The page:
Gregory Brown
513 Agnes Arnold Hall
Department of Philosophy
University of Houston
Houston, TX 77204-3004

Karl II.
(Charles II.)

Duke of Brunswick (1826-1830)

Karl II. was the first-born son of duke  Friedrich Wilhelm (1711-1815) of Brunswick - Wolfenbüttel - Bevern.  When duke Friedrich Wilhelm was unexpectedly killed in 1815 in the war against Napoleon in the battle at Waterloo, he left behind two as yet minor-aged sons, Karl II. and Wilhelm (1806-1884).  King George IV. of Great Britain (1762-1830) assumed the guardianship of the two young boys.  Until Karl II. came of age, a regency council ruled in the reestablished duchy of Brunswick.  At the Vienna Congress in 1814 the principality of Brunswick - Wolfenbüttel was elevated to the duchy of Brunswick. Beginning in 1826 the young Duke Karl II. personally assumed the rule  in Brunswick.  In 1830 the generally inept governing style of duke Karl II. and his neo-absolutist regime led to a revolution in the duchy and his removal from office.  Thereupon, in September 1830, duke Karl II. left his land in full flight and removed to London.  In Berlin the younger brother duke Wilhelm did his service as a cavalry captain in the Prussian army.  In the same month, after the removal of Karl II. in Brunswick, duke Wilhelm took over the regency in the duchy.  Although immediately after his flight duke Karl II. transferred the rule to his brother Wilhelm for a limited period of time, Wilhelm never gave it back to his brother Karl II.  The relationship between the two brothers remained disturbed until the death of Karl II. in 1873.  The deposed duke Karl II. sought repeatedly to recover the throne in Brunswick.  In 1831 extraordinary proceedings in Paris and the dissolute life of the powerless duke led the German states which were joined in the Frankfurt parliament to make a declaration about the duke's fitness for rule.  This judgment was never again raised in the parliament.  Powerless and embittered, the unmarried duke Karl II. died in Geneva in 1873.  He bequeathed to this city his not inconsiderable fortune.  Even today an imposing memorial in front of  the hotel "Beaurivage" in Geneva reminds one of this inheritance.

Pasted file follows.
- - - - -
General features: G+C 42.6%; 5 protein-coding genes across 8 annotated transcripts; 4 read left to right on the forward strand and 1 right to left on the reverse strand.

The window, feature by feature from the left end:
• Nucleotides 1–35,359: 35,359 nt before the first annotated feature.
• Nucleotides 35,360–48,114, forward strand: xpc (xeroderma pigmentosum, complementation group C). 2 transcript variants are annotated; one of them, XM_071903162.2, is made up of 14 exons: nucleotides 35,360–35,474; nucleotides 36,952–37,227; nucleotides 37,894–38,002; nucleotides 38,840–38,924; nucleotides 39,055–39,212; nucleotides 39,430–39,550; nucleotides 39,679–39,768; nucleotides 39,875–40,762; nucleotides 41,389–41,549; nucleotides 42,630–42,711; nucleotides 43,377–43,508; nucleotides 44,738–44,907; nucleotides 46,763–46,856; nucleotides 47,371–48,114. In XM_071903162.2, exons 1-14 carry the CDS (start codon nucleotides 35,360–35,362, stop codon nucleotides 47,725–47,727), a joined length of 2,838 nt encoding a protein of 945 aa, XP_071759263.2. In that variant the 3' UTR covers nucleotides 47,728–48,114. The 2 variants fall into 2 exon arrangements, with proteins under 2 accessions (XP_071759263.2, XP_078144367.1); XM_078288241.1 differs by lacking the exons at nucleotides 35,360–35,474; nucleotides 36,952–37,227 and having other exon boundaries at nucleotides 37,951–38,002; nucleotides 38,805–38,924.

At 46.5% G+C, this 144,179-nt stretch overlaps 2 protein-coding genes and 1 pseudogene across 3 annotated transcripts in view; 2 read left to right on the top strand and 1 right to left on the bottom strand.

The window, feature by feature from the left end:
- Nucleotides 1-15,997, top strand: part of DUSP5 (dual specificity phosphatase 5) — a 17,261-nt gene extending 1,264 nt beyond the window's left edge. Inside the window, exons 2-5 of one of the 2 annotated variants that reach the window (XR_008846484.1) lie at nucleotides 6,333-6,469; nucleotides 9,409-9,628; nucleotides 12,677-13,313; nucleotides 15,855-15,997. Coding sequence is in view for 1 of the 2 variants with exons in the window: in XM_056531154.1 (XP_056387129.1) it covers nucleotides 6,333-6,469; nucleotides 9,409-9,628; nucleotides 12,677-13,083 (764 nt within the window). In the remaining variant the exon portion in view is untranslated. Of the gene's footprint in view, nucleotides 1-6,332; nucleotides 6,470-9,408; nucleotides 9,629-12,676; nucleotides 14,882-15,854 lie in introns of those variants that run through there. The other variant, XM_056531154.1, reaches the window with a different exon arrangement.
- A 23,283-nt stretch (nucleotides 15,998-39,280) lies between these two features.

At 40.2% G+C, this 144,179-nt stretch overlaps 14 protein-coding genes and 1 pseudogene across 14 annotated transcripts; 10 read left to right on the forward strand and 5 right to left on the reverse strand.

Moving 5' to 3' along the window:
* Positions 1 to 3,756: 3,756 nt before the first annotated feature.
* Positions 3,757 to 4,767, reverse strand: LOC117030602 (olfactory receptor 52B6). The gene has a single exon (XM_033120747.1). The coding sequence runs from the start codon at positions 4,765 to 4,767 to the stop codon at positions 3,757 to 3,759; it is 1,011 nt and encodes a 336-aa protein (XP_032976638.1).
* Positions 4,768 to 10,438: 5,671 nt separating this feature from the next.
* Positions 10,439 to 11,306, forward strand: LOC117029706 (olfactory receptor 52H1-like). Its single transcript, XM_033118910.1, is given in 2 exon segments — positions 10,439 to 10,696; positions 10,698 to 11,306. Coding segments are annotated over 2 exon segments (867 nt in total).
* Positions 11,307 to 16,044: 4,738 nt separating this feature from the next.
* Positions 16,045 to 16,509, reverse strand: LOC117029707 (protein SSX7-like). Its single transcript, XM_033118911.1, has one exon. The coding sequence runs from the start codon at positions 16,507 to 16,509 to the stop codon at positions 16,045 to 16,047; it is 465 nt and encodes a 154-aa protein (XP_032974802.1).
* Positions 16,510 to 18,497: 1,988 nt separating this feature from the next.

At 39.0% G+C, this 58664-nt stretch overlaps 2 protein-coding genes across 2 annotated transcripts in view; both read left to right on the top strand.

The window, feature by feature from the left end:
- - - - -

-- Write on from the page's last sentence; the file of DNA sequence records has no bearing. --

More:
--Adapted from the website, Die Welfen


  • Römer, Christof. Ein Fürstenhaus als eruopäische Dynastie, Braunschweig - Bevern. Brunswick, 1997.